‘Busy Inside,’ a New Documentary, Explores Dissociative Identification Dysfunction

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'Busy Inside,' a New Documentary, Explores Dissociative Identity Disorder

For those with the disorder, when an alternate identity takes over, the person may lose track of time and have no memory of what the other personality did while "out". Ms. Marshall said a woman who treated her had an alternate personality who was a shoplifter and when she returned to her main identity, she had no idea how she acquired all of the things in her apartment.

Dissociative identity disorder is both underdiagnosed and often misdiagnosed as depression or anxiety disorder and consequently abused, said Dr. Mirror. Once affected people realize they have a problem, it takes an average of six years to learn what is causing their symptoms when they should seek help, said Dr. Mirror.

Some people with this disorder never do and somehow manage to lead normal lives until something very stressful causes their alternate identities to take over and disrupt their functioning. For example, Ms. Marshall told me that one person in the film performed well as a company director for many years until a family trauma annoyed them so much that their identities split apart, very hostile and disabling personalities emerged, and she was no longer able to do her job.

Dr. Spiegel said some people with the disorder “are afraid or ambivalent about treatment; They do not believe that I am here to help because their history shows that they see helpers as potentially harmful. "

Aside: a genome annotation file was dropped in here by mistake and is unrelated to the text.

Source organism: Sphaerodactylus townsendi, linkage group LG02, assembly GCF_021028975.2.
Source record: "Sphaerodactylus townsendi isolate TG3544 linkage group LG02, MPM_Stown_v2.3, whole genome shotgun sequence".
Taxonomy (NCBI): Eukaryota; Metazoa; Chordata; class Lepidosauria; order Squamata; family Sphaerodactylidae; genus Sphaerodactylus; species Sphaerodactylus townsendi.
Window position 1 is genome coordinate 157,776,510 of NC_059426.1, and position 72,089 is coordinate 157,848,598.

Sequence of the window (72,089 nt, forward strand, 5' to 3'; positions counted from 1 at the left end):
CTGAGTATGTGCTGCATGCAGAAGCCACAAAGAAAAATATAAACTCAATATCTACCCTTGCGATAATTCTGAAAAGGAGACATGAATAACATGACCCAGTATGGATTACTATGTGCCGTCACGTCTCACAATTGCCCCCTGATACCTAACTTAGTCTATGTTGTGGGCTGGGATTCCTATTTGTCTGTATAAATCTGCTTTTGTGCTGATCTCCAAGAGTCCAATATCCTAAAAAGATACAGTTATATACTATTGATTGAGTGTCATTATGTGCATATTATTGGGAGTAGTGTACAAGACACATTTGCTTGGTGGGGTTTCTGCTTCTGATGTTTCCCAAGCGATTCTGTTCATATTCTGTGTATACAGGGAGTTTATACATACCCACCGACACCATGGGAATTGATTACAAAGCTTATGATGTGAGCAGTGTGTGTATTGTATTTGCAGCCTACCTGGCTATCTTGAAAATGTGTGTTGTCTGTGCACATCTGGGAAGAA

At the same time, alternative identities can also arise, as if the person were two people facing each other. The identities develop special roles that come out under certain circumstances, said Dr. Mirror. For example, one identity can “protect” from another that can be aggressive or harmful. The protective identity might think, "I'll stay out as long as it is like this," he said. As Ms. Marshall explained, people can have one or two identities that act as gatekeepers and keep the others inside.

During treatment, by identifying and highlighting the person's core values ​​and beliefs, the adults' identities that enable them to function normally can learn to adopt identities that are distressing or troubling, Ms. Marshall said.

Her approach to treatment doesn't necessarily seek to rid people of their alternate identities unless, of course, that's what they want to achieve. Rather, she said they could learn to use their alternatives constructively so that they can lead normal lives as adults in society.

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